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Understanding the Universe through Code: Planetary Motion

jithinks97 profile image Jithin KS Updated on ・3 min read

We know that our planet Earth is in constant motion around the Sun.

Have you ever thought about how our ancestors discovered this?

I think most of us don't fully appreciate the difficulties that they encountered in making this discovery.

Even though we are not feeling it, the Earth is actually moving around the Sun at a staggering speed of 30km/s.

Just go out and look at the sky during the day time or at night and see if you can find any hints that will help you to reach this conclusion. It turns out that there aren't any trivial ones.

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It took the effort of a lot of great scientific minds, over several years, to discover this.

In this article, we are going to make an effort to understand and appreciate the beauty of this discovery with the help of visualizations.

Before that, let me tell you about one of the most important observations made by our ancestors that lead to this discovery.

They carefully observed the motion of planets in the sky over several days and months and kept track of their positions very accurately.

They found out that the planets traced out a curve which looked like this.

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Can you believe that this observation was what lead them to speculate (correctly) that the Earth and the other planets are moving around the Sun?

How on earth did this "curve" that they observe in the sky lead them to this seemingly unrelated conclusion?

Let us try to find this out by creating a miniature solar system visualization.

And with the help of a few lines of code, we make our solar system model.

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There is Earth, Mars and the Sun.

Now let us shift the centre of the coordinate to the Earth. This is necessary because from our viewpoint, we feel that the Earth is stationary and the rest of the heavenly bodies are moving around us.

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Now from this viewpoint, let us look at the trajectory traced by Mars.

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At first, it might look confusing, but observe this visualization for some time.

Does the curve look familiar?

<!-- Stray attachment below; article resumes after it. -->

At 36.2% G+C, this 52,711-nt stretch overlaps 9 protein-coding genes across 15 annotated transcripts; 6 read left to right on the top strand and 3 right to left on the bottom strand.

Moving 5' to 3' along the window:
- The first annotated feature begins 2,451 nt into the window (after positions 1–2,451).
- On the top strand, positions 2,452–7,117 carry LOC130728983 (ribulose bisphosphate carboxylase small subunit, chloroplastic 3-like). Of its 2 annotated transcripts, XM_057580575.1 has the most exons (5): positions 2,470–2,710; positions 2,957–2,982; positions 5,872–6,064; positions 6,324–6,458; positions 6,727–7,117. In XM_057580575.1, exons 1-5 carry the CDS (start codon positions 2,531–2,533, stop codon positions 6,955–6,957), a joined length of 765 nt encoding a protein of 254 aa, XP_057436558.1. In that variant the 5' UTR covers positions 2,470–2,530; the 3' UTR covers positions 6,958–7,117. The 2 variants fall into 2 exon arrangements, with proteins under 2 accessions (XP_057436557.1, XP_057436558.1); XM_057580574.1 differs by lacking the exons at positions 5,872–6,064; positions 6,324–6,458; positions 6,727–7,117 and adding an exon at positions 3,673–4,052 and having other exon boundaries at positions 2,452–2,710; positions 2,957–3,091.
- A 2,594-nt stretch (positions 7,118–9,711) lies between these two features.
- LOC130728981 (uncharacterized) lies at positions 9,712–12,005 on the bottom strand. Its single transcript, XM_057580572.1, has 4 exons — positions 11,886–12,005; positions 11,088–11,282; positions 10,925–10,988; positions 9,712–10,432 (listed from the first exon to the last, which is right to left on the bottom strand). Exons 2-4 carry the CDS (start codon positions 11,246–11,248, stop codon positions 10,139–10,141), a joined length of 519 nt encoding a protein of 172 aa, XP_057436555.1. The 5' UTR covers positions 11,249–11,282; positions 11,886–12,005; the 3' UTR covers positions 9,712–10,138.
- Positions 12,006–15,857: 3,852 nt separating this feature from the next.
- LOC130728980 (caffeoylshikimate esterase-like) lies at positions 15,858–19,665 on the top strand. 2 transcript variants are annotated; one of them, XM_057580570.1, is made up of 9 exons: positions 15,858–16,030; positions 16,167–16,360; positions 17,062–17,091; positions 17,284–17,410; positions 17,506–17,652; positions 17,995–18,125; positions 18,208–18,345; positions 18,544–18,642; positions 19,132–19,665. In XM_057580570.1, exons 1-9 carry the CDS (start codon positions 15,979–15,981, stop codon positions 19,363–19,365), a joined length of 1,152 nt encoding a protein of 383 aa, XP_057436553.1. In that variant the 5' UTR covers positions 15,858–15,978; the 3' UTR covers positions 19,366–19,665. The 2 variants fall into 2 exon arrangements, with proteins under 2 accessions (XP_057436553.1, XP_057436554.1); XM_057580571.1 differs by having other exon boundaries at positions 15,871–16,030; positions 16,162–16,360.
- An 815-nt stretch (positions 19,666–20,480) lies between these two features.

The curve that we see in the sky is a small portion of the curve that we obtained now. But it looks squeezed when viewed from Earth's vantage point.

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We obtained this by shifting the centre of the coordinate system to the Earth and tracing the path of Mars. Cool isn't it?

It took Johannes Kepler almost 40 years to analyse the data of the positions of the planets to finally come up with his laws that mathematically explained these ideas.

If you wish to get more clarity into these ideas, please see the workbook given below and play around with the visualizations and code yourself.

Workbook (Open in desktop)

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PS - While creating the visualizations, I've assumed that the orbits of the planets are circular. But in reality, they are elliptical. The circular orbit which is an approximation gives us a reasonably good explanation. But to be more precise, we need elliptical orbits. And of course, do not take the scales seriously.

Thanks for reading !!!

Discussion (15)

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leob profile image
leob

An article about physics and astronomy, more of this! :-)

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jithinks97 profile image
Jithin KS Author

Do you think that the visualization has indeed really helped in having a good understanding??

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leob profile image
leob

Yes I think so, as they say: an image is worth a thousand words!

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belinde profile image
Franco Traversaro

In my opinion, it has

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adrian271 profile image
Adrian

I took Astronomy in High School and College (~20 yrs ago) and I've never considered or seen how Mars moves relative to Earth. This is blowing my mind.

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jithinks97 profile image